• Image Credit: Aston Martin
  • Image Credit: Aston Martin
  • Image Credit: Aston Martin
  • Image Credit: Aston Martin
  • Image Credit: Aston Martin
  • Image Credit: Aston Martin
  • Image Credit: Aston Martin
  • Image Credit: Aston Martin
  • Image Credit: Aston Martin
  • Image Credit: Aston Martin
  • Image Credit: Aston Martin
  • Image Credit: Aston Martin
  • Image Credit: Aston Martin
  • Image Credit: Aston Martin
  • Image Credit: Aston Martin
Aston Martin LagondaAston Martin has a reputation for crafting some of the world's finest luxury GTs, and with a little help from James Bond, it has also become a quintessential British brand. While the company's models are known for combining speed and luxury, they certainly aren't recognized for being inexpensive. However, there might be a way to get the Aston badge and potentially make a little extra money if you ever decide to divest. Bloomberg suggests looking outside the mainstream by taking a closer look at the original wedge-shaped Lagonda (above).

First shown in the mid '70s, the Lagonda looks like nothing else on the road before or since. Early models feature pop-up headlights and styling so sharp the sedan appears to be slicing through the air, even while sitting still. Later revisions softened the design slightly, and even Aston Martin's modern reinterpretation (inset) doesn't go as far as its predecessor. The interior is what really makes the Lagonda famous (or infamous), though. With instruments displayed on LEDs or CRT screens, depending on model, it's like the science fiction in there. Power is provided by a 5.3-liter V8 quoted at around 280 horsepower, according to Aston Martin.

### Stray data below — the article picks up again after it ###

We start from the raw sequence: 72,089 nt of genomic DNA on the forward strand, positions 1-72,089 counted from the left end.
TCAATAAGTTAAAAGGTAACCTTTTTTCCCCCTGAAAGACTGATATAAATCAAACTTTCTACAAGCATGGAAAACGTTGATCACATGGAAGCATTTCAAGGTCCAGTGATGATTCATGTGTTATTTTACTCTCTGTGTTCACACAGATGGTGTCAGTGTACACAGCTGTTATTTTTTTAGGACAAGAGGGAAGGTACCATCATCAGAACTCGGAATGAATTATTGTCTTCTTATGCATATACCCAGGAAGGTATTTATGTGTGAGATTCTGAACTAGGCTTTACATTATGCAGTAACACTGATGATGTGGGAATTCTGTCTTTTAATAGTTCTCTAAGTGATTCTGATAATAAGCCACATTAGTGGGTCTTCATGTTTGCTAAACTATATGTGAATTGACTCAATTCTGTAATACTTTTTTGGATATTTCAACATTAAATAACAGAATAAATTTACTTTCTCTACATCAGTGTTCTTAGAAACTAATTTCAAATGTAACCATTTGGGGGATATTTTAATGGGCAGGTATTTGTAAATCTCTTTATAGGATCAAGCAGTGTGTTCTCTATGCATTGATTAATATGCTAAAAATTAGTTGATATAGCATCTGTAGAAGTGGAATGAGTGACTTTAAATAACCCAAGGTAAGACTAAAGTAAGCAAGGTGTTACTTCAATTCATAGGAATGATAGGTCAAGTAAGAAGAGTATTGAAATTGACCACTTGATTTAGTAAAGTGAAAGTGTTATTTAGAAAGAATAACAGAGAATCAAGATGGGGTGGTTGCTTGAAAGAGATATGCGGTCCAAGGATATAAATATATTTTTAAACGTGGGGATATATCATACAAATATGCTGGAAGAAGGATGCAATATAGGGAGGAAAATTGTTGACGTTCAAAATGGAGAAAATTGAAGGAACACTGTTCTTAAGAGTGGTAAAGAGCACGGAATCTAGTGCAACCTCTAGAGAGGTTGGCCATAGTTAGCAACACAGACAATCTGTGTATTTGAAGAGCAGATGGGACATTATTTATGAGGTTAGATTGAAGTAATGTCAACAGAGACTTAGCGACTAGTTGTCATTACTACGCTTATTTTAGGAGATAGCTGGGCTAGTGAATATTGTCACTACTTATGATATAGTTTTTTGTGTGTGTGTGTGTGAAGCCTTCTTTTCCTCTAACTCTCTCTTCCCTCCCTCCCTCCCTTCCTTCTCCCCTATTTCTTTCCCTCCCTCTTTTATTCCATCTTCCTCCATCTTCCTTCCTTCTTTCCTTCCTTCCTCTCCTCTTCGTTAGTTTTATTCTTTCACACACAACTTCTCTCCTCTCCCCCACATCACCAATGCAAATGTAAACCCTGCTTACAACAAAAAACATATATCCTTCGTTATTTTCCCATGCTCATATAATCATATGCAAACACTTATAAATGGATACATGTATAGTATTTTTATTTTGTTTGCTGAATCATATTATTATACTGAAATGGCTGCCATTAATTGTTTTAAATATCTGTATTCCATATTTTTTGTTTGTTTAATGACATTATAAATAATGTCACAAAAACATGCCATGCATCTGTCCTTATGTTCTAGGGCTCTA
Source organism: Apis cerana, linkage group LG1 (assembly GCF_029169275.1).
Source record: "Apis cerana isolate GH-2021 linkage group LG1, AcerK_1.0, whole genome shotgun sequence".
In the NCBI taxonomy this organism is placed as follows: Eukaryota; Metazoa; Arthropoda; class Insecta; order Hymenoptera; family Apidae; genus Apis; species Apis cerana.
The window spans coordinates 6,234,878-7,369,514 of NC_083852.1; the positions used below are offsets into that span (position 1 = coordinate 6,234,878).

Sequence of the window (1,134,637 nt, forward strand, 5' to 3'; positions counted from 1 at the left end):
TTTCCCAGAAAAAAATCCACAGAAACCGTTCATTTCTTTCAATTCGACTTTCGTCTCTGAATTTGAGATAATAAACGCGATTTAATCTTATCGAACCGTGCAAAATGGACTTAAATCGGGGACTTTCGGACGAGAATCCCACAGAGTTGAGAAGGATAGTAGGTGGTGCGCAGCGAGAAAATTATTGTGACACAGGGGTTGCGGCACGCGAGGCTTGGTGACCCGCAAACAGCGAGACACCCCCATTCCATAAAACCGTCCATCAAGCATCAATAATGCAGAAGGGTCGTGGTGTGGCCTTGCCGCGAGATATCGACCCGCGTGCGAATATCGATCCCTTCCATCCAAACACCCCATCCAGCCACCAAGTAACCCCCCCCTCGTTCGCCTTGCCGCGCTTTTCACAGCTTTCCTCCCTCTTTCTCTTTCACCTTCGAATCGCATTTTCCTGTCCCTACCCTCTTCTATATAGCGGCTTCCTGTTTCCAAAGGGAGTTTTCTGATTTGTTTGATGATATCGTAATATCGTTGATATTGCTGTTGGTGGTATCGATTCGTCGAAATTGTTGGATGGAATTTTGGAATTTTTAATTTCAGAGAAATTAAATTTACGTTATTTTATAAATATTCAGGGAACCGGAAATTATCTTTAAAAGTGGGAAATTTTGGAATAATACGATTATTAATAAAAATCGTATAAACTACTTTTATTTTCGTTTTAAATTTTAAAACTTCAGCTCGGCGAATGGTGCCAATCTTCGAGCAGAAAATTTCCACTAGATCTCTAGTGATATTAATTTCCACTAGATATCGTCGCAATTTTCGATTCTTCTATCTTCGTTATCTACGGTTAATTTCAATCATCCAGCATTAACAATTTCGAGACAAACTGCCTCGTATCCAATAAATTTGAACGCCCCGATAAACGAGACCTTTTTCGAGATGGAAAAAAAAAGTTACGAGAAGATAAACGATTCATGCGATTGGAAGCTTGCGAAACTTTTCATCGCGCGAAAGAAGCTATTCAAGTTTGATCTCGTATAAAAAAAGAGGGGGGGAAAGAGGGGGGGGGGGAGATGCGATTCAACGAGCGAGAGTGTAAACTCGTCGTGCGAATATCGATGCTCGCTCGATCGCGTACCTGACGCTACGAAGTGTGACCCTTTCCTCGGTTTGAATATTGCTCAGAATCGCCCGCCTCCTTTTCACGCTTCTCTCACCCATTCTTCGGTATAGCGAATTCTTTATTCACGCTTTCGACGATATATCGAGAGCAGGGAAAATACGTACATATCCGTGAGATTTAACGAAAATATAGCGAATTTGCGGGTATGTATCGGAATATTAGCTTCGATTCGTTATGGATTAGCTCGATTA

Unfortunately, the Lagonda's avant-garde styling and reputation for unreliability hasn't garnered much love for the super saloon over the years. Aston Martin only made 645 of them by the time production ended in 1989. The tide appears to be turning, though, and the sedan's value is rising strongly. According to Bloomberg, citing Hagerty, prices currently average about $44,000, up 61 percent since 2010, and the later, somewhat more reliable examples are up 85 percent. Perhaps those values are soaring because those lining up for the new Lagonda (a.k.a. Taraf) are looking for a historical counterpart to display alongside their next car.

Head over to Bloomberg to get the full story on why it might be time to reconsider these once unloved four-door Astons.


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